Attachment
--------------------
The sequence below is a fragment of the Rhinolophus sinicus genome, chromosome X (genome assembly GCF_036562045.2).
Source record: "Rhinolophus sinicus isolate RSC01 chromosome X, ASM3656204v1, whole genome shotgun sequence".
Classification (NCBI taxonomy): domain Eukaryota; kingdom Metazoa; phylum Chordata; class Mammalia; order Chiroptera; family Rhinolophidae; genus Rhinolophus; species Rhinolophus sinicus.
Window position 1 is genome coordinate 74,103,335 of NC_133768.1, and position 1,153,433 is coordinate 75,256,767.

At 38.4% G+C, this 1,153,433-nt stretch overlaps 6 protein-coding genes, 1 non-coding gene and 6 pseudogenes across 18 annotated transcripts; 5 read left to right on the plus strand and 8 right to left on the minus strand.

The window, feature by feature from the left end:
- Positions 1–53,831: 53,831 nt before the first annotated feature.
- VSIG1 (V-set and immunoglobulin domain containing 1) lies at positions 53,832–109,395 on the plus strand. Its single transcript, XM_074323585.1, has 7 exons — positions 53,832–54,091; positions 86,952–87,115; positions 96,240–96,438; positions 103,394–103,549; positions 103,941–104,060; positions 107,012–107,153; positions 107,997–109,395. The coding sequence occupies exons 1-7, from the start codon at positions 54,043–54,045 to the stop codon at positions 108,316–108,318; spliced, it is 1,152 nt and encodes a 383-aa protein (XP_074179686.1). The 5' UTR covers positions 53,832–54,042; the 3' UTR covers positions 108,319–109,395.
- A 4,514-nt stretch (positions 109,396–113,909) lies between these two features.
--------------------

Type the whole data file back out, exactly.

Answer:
The sequence below is a fragment of the Rhinolophus sinicus genome, chromosome X (genome assembly GCF_036562045.2).
Source record: "Rhinolophus sinicus isolate RSC01 chromosome X, ASM3656204v1, whole genome shotgun sequence".
Classification (NCBI taxonomy): domain Eukaryota; kingdom Metazoa; phylum Chordata; class Mammalia; order Chiroptera; family Rhinolophidae; genus Rhinolophus; species Rhinolophus sinicus.
Window position 1 is genome coordinate 74,103,335 of NC_133768.1, and position 1,153,433 is coordinate 75,256,767.

At 38.4% G+C, this 1,153,433-nt stretch overlaps 6 protein-coding genes, 1 non-coding gene and 6 pseudogenes across 18 annotated transcripts; 5 read left to right on the plus strand and 8 right to left on the minus strand.

The window, feature by feature from the left end:
- Positions 1–53,831: 53,831 nt before the first annotated feature.
- VSIG1 (V-set and immunoglobulin domain containing 1) lies at positions 53,832–109,395 on the plus strand. Its single transcript, XM_074323585.1, has 7 exons — positions 53,832–54,091; positions 86,952–87,115; positions 96,240–96,438; positions 103,394–103,549; positions 103,941–104,060; positions 107,012–107,153; positions 107,997–109,395. The coding sequence occupies exons 1-7, from the start codon at positions 54,043–54,045 to the stop codon at positions 108,316–108,318; spliced, it is 1,152 nt and encodes a 383-aa protein (XP_074179686.1). The 5' UTR covers positions 53,832–54,042; the 3' UTR covers positions 108,319–109,395.
- A 4,514-nt stretch (positions 109,396–113,909) lies between these two features.